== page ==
Waunakee Artisan Market, Saturday, Oct. 1, Schumacher Farm Park, 9 a.m.-4 p.m.: More than 45 exhibitors will gather at the 40-acre Schumacher Farm Park to showcase their work: creations of all kinds, including pottery, jewelry, handmade bags, glass, sculpture, painting, photography and more. The $2 admission fee helps the artisan market support newer artists and fund scholarships for student artists — 10 of whom will show work at the market. In addition, there will be music from Harlan Jefferson and Mark Croft, and food carts. Find more info at createwaunakee.com.
Kids in the Rotunda, Saturday, Oct. 1, Overture Center-Rotunda Stage, 9:30 a.m. and 1 p.m.: The Overture Center’s free, family-oriented Kids in the Rotunda series opens its 2022-23 season with a fan-favorite, the Black Star Drum Line. The group was founded by drummer and percussionist Joey B. Banks, whose goal is to educate and empower youth artists. Black Star Drum Line features local dancers, singers, rappers and beat-boxers during their performances. Check out the complete list of shows scheduled for the season at overture.org.
Madison Vegan Fest, Saturday, Oct. 1, Lunney Lake Farm County Park, 11 a.m.-5 p.m.: For vegans, the vegan-friendly, the vegan-curious — does that cover everybody? — Madison Vegan Fest is always a fun and edifying event, with 17 food vendors, live music, kids’ activities, educational exhibits, and more. Plus, it’s at one of the area’s most beautiful parks. Find the schedule at madisonveganfest.org.
DCFM 50th Anniversary Picnic, Saturday, Oct. 1, Capitol Square, noon-3 p.m.: Celebrate 50 years of the Dane County Farmers’ Market with a picnic on the Capitol lawn. When the DCFM was founded in September 1972, just a few farmers would bring their produce to Capitol Square. Half a century later, the farmers market has grown to more than 230 producers who line the streets each Saturday in the spring, summer and early fall to bring fresh food to the heart of Madison. The bring-your-own picnic event will kick off at noon, followed by entertainment at 1 p.m, and an anniversary program at 2:30 p.m.
Farm/Art DTour, Oct. 1-10, Sauk County: This annual combination of rural food traditions with art — visual, literary, music — is spread across Sauk County this year in a route that’s closer to Madison than in previous years. Seven artists will be installing site-responsive artworks in farm fields along the 50-mile route, which starts at County Highway PF just east of Prairie du Sac and winds through the scenic Baraboo Hills, hitting Leland, Witwen and Plain among other settlements. Weekend “pasture performances and pop-up fermentation events” will take place along the route. The event is best understood through the program (at wormfarminstitute.org) and by taking in the sights.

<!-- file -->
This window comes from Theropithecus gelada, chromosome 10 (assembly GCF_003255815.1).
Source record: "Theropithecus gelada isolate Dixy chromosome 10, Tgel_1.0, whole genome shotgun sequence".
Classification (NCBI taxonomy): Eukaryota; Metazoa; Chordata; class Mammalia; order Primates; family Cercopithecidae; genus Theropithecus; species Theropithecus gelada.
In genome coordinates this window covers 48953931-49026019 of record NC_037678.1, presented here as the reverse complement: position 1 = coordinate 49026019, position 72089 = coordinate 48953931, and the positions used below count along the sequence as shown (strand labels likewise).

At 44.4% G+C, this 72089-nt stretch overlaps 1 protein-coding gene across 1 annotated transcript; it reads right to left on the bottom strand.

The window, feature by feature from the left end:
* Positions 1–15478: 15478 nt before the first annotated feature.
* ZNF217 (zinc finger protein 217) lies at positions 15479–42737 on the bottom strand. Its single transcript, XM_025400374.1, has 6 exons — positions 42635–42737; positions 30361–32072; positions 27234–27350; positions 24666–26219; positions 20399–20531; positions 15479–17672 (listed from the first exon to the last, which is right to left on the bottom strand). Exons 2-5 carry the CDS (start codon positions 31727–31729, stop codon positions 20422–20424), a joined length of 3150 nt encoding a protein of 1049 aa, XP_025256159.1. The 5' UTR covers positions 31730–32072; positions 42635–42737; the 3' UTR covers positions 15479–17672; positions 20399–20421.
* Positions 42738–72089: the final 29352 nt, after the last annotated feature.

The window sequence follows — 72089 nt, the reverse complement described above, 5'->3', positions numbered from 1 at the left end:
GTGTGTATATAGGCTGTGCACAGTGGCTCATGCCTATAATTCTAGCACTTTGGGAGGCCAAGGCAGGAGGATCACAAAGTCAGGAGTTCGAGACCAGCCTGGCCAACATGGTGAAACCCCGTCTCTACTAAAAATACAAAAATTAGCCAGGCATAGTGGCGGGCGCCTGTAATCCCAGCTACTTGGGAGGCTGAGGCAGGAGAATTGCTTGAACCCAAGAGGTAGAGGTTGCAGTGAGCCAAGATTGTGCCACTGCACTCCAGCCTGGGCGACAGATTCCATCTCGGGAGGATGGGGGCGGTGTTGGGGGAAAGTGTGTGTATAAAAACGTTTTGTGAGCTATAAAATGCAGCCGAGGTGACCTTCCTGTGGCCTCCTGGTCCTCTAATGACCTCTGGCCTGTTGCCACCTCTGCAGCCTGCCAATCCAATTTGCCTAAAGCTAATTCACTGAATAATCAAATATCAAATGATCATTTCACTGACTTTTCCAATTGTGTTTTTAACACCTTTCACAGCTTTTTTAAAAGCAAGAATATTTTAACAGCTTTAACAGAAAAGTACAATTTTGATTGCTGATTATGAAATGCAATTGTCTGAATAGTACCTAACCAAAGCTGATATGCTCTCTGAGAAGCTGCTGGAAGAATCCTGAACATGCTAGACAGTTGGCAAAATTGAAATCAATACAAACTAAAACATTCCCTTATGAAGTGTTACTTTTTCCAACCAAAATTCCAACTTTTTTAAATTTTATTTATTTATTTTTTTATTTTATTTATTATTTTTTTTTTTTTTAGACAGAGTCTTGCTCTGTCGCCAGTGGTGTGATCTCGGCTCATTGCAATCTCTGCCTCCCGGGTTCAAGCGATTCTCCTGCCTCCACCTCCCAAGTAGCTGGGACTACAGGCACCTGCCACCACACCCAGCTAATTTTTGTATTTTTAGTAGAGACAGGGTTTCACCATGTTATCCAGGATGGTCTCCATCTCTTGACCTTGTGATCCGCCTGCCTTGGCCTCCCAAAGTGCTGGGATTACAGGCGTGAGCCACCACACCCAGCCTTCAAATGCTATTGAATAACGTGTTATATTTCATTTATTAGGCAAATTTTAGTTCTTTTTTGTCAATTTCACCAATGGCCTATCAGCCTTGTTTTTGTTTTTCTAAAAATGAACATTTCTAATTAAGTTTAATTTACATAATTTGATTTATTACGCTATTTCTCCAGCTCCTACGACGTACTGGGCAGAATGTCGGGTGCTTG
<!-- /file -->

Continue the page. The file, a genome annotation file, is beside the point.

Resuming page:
Roberto Torres Mata reception, Saturday, Oct. 1, Edgewood College Gallery, 2-4 p.m.: Mata’s textile and multi-media works are the heart of “Clandestine,” which explores the theme of migration in many ways. Mata earned a master of fine arts degree in 2021 from the UW-Madison’s stellar printmaking program. The exhibit runs through Oct. 16.
Gary Clark Jr., Saturday, Oct. 1, The Sylvee, 8 p.m.: Grammy Awards may not mean as much as they used to, but Gary Clark Jr. certainly deserves the four he’s won. The genre-defying musician who blurs blues, rock and soul with seismic guitar playing is fresh off an appearance as American blues singer-songwriter Arthur “Big Boy” Crudup in the Baz Luhrmann film Elvis. Clark Jr. also reportedly is working on a follow-up to his third studio album, 2019’s This Land, which is highlighted by the scorching title track — a blunt look at racism in America that also showcases the man’s indomitable fretwork.
A Raisin in the Sun, Aug. 5-Oct. 7, American Players Theatre, Spring Green: A family in 1950s Chicago wrestles with big questions of race, identity, racism, and what to do with a life insurance check — and it is still relevant today. Tasia A. Jones directs Lorraine Hansberry’s iconic drama A Raisin in the Sun, which joins other diverse plays in this APT season that proves the company knows how to produce more than just Shakespeare. Find the schedule (shows at 8 p.m. on Oct. 1 and 7 still had tickets available as of this week) at americanplayers.org
Duckwrth, Saturday, Oct. 1, Majestic Theatre, 8 p.m.: From lo-fi beats to funk remixes, Duckwrth can join any beat to his smooth-as-butter rap style. His most recent album, SuperGood, features songs heard in film and brand campaign placements across the globe. Following an appearance on Billie Eilish’s “Happier Than Ever” tour, Duckwrth visits Madison with fresh style and a promising new flow.
Tuath Baladna, Sunday, Oct. 2, James Madison Park, noon-3 p.m.: This celebration of Palestinian culture features Palestinian food, music, dance, poetry, and lots more. Firket Al Azdeekah from Chicago will be performing the traditional Palestinian dance debka. Find more info on Facebook.
World Dairy Expo, Oct. 2-7, Alliant Energy Center: If you think the World Dairy Expo is for “other people,” you should give it a whirl. This huge event draws dairy experts from around the world, and at center stage are top cows in breeds from Ayrshires to Holsteins. Don’t miss the grilled cheese sandwich stand staffed by UW-Madison dairy science students as a fundraiser. Monday features muenster, Tuesday is three-chile pepper gouda, Wednesday is Colby Swiss, Thursday it’s a sharp white cheddar and the week closes with havarti. Evening events even include a concert by Madison area favorites The Jimmys (led by dairy farmer and Hammond organ master Jimmy Voegeli). Find the full schedule at worlddairyexpo.com.